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"Acknowledge, Understand White-Skin Privilege,"

by Julian Bond November/December 1997 issue of Poverty & Race

Here is one thing -- the most important thing -- President Clinton's panel on race ought to do.

It ought to find a way to get Americans of European descent to acknowledge the privileges they enjoy because of their race.

Acknowledging and understanding white-skin privilege is the vital first step in any honest dialogue on race. A forthright, candid internal exchange among whites is a necessary first phase, the predicate to interracial conversation.

For years, blacks and some whites built a successful civil rights movement by contrasting black inequality with the national promise of justice for all. The stark divide between black and white life chances was a mighty fuel for the civil rights movement of the 1960s.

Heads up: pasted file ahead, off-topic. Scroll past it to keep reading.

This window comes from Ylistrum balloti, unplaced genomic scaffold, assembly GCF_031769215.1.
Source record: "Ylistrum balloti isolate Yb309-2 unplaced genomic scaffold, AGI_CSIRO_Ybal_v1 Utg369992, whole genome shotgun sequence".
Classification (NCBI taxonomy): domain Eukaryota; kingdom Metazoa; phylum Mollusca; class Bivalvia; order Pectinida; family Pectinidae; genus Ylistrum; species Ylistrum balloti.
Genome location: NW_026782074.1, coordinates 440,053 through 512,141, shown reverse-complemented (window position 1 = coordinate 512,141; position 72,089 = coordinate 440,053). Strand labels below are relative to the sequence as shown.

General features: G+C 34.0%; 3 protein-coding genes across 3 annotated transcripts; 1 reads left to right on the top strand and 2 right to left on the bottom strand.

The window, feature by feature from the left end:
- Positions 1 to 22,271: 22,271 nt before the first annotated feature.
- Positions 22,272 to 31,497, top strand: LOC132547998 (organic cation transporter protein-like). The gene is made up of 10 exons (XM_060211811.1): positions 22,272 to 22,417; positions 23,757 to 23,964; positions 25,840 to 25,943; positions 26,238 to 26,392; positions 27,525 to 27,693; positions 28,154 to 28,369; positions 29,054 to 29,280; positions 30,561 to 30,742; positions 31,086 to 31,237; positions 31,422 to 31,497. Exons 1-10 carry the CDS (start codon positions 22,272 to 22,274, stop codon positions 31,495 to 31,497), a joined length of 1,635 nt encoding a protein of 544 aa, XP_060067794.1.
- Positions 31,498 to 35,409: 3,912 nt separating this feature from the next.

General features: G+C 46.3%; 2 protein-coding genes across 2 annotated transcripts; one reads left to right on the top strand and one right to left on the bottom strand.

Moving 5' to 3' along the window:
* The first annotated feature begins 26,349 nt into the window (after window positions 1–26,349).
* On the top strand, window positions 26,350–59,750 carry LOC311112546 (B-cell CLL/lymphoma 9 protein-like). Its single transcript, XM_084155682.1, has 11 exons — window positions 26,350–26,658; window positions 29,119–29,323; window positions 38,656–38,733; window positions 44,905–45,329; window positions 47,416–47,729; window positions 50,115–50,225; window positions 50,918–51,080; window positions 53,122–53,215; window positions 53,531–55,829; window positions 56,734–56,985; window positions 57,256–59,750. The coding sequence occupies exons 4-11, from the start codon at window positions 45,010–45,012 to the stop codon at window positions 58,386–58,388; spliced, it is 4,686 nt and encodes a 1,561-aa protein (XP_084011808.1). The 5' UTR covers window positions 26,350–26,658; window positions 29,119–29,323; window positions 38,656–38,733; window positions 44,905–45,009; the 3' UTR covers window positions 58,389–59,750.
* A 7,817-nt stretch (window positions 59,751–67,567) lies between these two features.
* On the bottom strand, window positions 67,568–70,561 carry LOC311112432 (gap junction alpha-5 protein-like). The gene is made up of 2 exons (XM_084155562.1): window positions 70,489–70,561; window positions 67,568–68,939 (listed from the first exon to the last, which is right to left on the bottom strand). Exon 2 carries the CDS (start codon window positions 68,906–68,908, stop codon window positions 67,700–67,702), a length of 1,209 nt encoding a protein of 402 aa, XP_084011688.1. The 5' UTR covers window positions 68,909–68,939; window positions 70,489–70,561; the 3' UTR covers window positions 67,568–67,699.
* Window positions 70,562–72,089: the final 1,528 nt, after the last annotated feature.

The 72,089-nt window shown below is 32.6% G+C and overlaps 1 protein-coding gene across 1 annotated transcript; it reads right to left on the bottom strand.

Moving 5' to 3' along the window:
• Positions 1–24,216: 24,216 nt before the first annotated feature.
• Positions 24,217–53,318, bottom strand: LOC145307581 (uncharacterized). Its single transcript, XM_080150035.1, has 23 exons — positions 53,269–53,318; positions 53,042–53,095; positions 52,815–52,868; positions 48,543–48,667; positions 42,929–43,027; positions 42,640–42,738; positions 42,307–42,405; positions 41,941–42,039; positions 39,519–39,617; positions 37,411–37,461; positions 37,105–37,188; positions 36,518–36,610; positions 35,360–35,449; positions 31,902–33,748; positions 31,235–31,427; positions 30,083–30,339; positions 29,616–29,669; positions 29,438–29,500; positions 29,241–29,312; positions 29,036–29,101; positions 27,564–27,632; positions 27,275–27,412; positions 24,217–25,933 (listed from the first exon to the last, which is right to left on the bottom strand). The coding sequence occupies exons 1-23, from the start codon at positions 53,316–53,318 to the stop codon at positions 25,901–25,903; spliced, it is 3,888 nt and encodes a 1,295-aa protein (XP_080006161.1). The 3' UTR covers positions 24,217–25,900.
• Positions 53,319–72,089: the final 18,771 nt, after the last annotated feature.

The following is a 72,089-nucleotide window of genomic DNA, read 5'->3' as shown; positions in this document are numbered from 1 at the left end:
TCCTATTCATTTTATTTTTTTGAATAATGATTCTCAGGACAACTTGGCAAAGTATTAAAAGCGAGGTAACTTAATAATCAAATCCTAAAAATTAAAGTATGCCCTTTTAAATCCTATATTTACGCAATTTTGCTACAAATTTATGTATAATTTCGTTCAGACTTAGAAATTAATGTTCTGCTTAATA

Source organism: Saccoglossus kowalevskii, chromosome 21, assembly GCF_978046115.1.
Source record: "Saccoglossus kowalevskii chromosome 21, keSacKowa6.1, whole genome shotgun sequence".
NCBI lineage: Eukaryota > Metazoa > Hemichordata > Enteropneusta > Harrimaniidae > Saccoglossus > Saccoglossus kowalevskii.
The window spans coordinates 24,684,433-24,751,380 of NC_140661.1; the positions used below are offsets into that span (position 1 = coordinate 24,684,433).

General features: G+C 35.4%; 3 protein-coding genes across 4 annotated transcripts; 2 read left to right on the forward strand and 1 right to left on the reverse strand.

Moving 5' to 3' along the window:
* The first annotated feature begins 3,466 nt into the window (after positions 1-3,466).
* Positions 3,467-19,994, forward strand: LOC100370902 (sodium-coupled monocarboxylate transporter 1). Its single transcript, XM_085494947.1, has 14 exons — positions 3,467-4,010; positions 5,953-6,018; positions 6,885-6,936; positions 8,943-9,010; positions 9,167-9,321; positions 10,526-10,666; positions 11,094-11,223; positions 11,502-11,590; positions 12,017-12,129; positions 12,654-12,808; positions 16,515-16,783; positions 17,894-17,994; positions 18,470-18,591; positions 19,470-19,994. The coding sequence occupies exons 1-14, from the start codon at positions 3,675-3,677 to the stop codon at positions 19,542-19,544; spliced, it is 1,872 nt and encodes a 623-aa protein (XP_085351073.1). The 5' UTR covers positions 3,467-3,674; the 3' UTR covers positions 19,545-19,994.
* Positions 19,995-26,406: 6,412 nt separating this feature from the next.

But what had been a black-led interracial movement in the 1960s has largely become a black-led black movement in the 1990s. For many, black life choices are assumed to ac-count for diminished black life chances. Discussions of race focus entirely on the inadequacy or wrongness of existing remedies or on schemes of community uplift. For a variety of reasons, white Americans today demonstrate little interest or involvement in narrowing the great racial divide.

The Race Initiative -- and all of us -- must find some way to engage whites in common struggle with blacks.

I despair that I cannot imagine how this is to be done -- perhaps through structured and informal education, public forums and neighborhood-level discussion groups. But who will come? Who will summon them?

It is remarkable to consider that the Promise Keepers are the only predominately white group I can think of who have achieved racial harmony as a core belief -- even if they do not acknowledge that something is wrong between the races in America -- and have pledged to do something about it. Why do they stand almost alone?

Julian Bond is Board Chair of the NAACP and is Distinguished Professor in Residence at American University and a member of the University of Virginia‘s History Department faculty. He wrote the Preface to PRRAC’s book, Double Exposure: Poverty & Race in America.

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